I, too & As I grew older

In the poem I, too and As I grew older, the poet uses different metaphors to explore the motif of the dream – a reference of everyone is treated equally and no racism in the society.

In the poem As I grew older, the poet is trying to convey no matter what stands in the way of your dream, you can always find your dream and fight for it. In the first stanza, the poet writes his dream as ” bright like a sun”. His dream not only refers to his personal future but also a non- racist society where everyone is treated equally. Then the change in the situation pushes him away from achieving his dream “wall rose.” The wall symbols the discrimination and segregation of different races in the society, as Hughs continually wrote: rose slowly”, refers to the small efforts that the public put in segregate America. This “wall” creates “shadow” which envelope the poet and his people, indicating the restrictions and struggles black people met in the period. The dream is now ” above him”, which is far away and seems impossible to achieve. However, the poem starts to transit as Hughs describes ” My hands! My dark hands! Breakthrough the walls!” The poet utilizes his won hand to indicate the thousand and millions of black hands behind him, as well as his own culture. The black minorities insist on their dreams even if the reality is in a low condition and tough. In the end, Hugh displays his dream as images: “Into a thousand lights of sun, Into a thousand whirling dreams of Sun!” The sun serves as a symbolism which is unreachable but at the same time, it brings hope and warmth to the people. The dream is being reunited eventually, although it is still too far to reach, it is shining brighter.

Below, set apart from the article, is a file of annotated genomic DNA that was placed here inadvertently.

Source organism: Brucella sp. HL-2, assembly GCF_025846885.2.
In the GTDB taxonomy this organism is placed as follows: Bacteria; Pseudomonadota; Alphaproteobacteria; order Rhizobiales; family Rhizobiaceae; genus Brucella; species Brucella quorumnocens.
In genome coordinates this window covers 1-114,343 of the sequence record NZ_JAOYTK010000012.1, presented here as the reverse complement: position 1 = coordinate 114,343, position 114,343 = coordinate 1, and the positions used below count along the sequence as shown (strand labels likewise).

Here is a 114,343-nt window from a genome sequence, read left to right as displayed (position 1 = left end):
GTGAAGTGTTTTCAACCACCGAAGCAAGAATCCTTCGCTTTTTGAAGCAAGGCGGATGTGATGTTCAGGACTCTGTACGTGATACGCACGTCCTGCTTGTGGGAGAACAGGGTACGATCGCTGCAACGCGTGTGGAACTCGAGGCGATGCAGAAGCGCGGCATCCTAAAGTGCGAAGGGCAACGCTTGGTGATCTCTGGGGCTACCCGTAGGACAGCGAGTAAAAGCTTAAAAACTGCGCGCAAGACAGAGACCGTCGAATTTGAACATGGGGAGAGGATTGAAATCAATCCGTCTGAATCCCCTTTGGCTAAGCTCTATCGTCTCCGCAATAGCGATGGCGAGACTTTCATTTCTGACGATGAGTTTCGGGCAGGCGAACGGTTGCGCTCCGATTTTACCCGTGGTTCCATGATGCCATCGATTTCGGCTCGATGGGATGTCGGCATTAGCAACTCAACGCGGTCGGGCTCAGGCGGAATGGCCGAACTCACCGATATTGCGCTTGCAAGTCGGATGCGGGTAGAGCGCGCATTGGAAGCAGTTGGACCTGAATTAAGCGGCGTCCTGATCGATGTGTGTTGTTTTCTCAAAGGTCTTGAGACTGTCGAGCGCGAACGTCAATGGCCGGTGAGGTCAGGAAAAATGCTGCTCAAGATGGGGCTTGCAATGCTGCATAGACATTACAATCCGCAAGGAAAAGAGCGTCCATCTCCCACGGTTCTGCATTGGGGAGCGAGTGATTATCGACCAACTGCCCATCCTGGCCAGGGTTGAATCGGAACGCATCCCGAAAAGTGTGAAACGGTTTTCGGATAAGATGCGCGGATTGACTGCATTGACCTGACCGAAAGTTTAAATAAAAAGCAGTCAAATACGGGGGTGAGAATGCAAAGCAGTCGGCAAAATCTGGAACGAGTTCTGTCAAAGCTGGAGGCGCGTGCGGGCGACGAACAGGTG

In the poem I, Too, Hugh defined black identities in relation to the expectation of the white minority. In the first stanza, he directly wrote ” I, too, sing America. ” As part of the American society, the sentence highlights black people’s belongings in the nation. However, in the second stanza, ” They send me to eat in the kitchen when company comes” labels the exclusion of black people in a normal American family. This is an extended metaphor, even though the white and black are living in the same family, they neglect black’s contribution by segregate the dining place.  The poet, later on, said ” and eat well, and grow strong”, which serves as a response to the racism in the society with not giving up and lose faith. The fourth stanza shows the duality of the African American dream when Hugh wrote” they will see how beautiful I am and be ashamed”.  It indicates the faith of the poet and the black minority behind him. They preserved through the injustice of racism and have the faith to change the present situation.

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